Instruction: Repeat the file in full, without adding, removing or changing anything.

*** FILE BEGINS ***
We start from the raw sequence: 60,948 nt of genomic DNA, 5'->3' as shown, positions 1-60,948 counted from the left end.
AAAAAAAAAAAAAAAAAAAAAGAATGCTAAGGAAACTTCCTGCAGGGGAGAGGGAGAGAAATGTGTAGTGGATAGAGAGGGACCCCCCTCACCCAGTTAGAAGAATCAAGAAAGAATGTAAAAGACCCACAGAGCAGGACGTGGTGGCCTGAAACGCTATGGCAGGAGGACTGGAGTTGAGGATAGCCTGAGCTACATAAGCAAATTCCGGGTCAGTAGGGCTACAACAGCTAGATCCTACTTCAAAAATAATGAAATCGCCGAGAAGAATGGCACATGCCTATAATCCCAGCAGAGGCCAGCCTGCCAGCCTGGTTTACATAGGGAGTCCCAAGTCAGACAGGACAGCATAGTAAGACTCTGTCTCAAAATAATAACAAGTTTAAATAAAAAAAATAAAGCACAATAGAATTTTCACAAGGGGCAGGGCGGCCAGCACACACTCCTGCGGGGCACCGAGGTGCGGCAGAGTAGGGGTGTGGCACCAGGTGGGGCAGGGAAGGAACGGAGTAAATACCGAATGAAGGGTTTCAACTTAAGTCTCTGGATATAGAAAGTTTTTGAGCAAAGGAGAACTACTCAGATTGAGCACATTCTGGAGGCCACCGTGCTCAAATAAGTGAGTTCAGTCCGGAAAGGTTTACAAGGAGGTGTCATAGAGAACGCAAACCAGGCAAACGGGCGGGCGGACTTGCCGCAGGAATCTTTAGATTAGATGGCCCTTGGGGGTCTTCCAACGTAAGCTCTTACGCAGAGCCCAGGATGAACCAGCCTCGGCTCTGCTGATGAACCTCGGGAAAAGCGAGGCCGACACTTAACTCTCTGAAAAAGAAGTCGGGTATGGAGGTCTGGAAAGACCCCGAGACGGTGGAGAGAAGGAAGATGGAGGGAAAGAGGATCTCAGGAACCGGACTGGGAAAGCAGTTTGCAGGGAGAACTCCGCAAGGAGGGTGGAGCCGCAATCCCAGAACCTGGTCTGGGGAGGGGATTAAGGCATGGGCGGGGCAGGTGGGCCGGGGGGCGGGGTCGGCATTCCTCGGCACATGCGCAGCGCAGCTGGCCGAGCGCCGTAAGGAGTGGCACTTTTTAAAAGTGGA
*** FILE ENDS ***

We start from the raw sequence: 60,948 nt of genomic DNA, 5'->3' as shown, positions 1-60,948 counted from the left end.
AAAAAAAAAAAAAAAAAAAAAGAATGCTAAGGAAACTTCCTGCAGGGGAGAGGGAGAGAAATGTGTAGTGGATAGAGAGGGACCCCCCTCACCCAGTTAGAAGAATCAAGAAAGAATGTAAAAGACCCACAGAGCAGGACGTGGTGGCCTGAAACGCTATGGCAGGAGGACTGGAGTTGAGGATAGCCTGAGCTACATAAGCAAATTCCGGGTCAGTAGGGCTACAACAGCTAGATCCTACTTCAAAAATAATGAAATCGCCGAGAAGAATGGCACATGCCTATAATCCCAGCAGAGGCCAGCCTGCCAGCCTGGTTTACATAGGGAGTCCCAAGTCAGACAGGACAGCATAGTAAGACTCTGTCTCAAAATAATAACAAGTTTAAATAAAAAAAATAAAGCACAATAGAATTTTCACAAGGGGCAGGGCGGCCAGCACACACTCCTGCGGGGCACCGAGGTGCGGCAGAGTAGGGGTGTGGCACCAGGTGGGGCAGGGAAGGAACGGAGTAAATACCGAATGAAGGGTTTCAACTTAAGTCTCTGGATATAGAAAGTTTTTGAGCAAAGGAGAACTACTCAGATTGAGCACATTCTGGAGGCCACCGTGCTCAAATAAGTGAGTTCAGTCCGGAAAGGTTTACAAGGAGGTGTCATAGAGAACGCAAACCAGGCAAACGGGCGGGCGGACTTGCCGCAGGAATCTTTAGATTAGATGGCCCTTGGGGGTCTTCCAACGTAAGCTCTTACGCAGAGCCCAGGATGAACCAGCCTCGGCTCTGCTGATGAACCTCGGGAAAAGCGAGGCCGACACTTAACTCTCTGAAAAAGAAGTCGGGTATGGAGGTCTGGAAAGACCCCGAGACGGTGGAGAGAAGGAAGATGGAGGGAAAGAGGATCTCAGGAACCGGACTGGGAAAGCAGTTTGCAGGGAGAACTCCGCAAGGAGGGTGGAGCCGCAATCCCAGAACCTGGTCTGGGGAGGGGATTAAGGCATGGGCGGGGCAGGTGGGCCGGGGGGCGGGGTCGGCATTCCTCGGCACATGCGCAGCGCAGCTGGCCGAGCGCCGTAAGGAGTGGCACTTTTTAAAAGTGGA